As part of its initiative “to end capitalism” and realize “harmony” with Mother Earth, Bolivia will propose a U.N. treaty this month for the protection of what it calls nature’s fundamental rights. A “Ministry of Mother Earth” would be created, with an ombudsman to hear nature’s cries and translate them for bureaucrats. From the Vancouver Sun’s coverage:
Reflecting indigenous traditional beliefs, the proposed global treaty says humans have caused “severe destruction … that is offensive to the many faiths, wisdom traditions, and indigenous cultures for whom Mother Earth is sacred.”
It also says that “Mother Earth has the right to exist, to persist and to continue the vital cycles, structures, functions, and processes that sustain all human beings.”
So is the treaty designed to benefit the offended cultural groups, or “Mother Earth”? Even if the U.N. were to figure that out, it would be left with an international treaty based on the worldview of a particular segment of the population of one South American country — Bolivia. The country’s indigenous population holds the Earth deity Pachamama in special esteem, and considers humans equal to “all other entities,” the Sun reports. This treaty proceeds from a Bolivian law enacted in January that creates the same environmental institutions in that country.
The most remarkable thing about the treaty is not its absurdity, but its similarity to the American regime. The U.S. doesn’t even need to sign on to the accord, because it already has an “ombudsman” for Mother Nature in the Environmental Protection Agency (EPA). With its broad authority to determine what is best for Mother Nature and to act in her interest, all it is missing is the rights language that makes the Bolivia story sensational.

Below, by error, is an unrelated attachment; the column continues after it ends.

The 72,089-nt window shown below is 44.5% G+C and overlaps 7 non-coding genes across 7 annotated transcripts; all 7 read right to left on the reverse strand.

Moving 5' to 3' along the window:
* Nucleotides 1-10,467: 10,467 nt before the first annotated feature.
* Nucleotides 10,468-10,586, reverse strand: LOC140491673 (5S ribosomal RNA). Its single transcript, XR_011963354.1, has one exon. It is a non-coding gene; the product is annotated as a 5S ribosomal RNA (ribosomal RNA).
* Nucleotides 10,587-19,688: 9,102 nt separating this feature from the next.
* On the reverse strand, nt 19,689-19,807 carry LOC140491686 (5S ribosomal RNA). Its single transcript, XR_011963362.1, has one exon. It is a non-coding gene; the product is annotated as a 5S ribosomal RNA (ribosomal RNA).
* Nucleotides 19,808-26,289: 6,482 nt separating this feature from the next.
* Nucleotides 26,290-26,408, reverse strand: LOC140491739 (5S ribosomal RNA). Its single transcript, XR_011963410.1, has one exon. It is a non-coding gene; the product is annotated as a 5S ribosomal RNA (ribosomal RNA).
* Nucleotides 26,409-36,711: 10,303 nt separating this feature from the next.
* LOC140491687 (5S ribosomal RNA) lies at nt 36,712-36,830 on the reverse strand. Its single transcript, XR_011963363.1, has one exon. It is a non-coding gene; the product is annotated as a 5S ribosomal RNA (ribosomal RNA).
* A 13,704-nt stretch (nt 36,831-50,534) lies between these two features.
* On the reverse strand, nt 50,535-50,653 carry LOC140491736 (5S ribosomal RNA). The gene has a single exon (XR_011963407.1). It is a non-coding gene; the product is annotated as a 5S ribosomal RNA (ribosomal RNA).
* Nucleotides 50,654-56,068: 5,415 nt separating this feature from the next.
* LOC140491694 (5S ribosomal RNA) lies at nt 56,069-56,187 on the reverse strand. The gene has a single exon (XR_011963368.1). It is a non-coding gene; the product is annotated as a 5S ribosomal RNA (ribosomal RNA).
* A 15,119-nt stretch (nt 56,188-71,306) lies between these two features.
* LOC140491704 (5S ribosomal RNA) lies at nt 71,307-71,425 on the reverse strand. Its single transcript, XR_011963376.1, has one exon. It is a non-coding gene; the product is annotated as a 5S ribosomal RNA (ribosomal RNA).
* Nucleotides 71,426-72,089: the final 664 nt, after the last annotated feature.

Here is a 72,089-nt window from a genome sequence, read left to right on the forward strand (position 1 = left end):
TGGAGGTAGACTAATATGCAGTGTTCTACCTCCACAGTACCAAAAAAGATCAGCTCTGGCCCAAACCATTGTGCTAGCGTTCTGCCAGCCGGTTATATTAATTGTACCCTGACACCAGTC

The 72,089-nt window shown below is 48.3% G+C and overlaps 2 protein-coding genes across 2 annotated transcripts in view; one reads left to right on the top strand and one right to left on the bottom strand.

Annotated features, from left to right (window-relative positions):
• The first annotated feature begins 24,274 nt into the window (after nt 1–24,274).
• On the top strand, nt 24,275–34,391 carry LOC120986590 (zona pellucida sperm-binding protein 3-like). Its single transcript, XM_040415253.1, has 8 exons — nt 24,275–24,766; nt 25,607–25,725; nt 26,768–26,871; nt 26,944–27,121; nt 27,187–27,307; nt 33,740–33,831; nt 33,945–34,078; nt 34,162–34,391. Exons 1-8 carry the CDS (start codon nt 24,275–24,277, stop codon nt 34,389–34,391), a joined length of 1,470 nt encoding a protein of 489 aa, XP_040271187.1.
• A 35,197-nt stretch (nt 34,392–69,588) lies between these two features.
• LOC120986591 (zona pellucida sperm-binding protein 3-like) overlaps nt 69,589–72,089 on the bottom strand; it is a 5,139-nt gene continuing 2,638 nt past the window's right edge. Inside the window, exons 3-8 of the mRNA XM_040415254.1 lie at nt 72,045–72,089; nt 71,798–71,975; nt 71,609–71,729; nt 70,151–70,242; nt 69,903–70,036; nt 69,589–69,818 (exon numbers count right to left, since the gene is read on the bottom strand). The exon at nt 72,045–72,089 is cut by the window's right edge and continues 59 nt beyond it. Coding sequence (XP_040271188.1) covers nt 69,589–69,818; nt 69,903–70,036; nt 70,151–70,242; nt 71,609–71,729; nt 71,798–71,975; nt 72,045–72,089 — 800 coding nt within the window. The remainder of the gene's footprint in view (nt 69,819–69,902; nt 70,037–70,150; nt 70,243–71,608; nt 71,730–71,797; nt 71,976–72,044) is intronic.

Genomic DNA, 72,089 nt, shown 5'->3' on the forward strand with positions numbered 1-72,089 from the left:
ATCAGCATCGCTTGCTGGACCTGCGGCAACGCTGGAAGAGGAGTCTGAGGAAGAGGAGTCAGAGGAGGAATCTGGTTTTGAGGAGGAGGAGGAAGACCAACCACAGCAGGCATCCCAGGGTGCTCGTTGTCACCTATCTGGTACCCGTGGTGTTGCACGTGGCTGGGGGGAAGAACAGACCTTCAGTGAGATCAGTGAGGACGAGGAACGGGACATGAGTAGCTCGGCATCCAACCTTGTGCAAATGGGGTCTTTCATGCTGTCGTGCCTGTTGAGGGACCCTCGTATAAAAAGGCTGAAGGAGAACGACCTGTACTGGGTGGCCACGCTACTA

The EPA does tremendous damage to the private sector in the name of environmentalism. Its clean air powers are a serious burden on small businesses, and its auto regulations add substantially to the sticker price of cars and promote fuels that are more costly, less efficient, and more polluting than gasoline. Even American farmers suffer under the EPA. And of course, there’s no reason to believe that a U.N. ombudsman for Mother Nature would be any more transparent than other U.N. bureaucrats, or American ones.
Bolivia’s introduction of a U.N. Mother Earth treaty ought to be taken seriously—not because the U.S. might adopt it, but because the EPA is already leading the way toward despotic environmentalism. There are better ways to protect the environment than a command-and-control, top-down approach. As Ben Lieberman writes in The Heritage Foundation’s 2011 Index of Economic Freedom reports, free markets are a powerful force for improving the environment:
It is the nations whose economies are ranked as most free that do the best to protect the environment, while the least free ones do the worst. Thus, the same free-market principles that have proven to be the key to economic success can also deliver environmental success and point the way to an approach that advances both concerns.
Kenneth Spence is currently a member of the Young Leaders Program at the Heritage Foundation.
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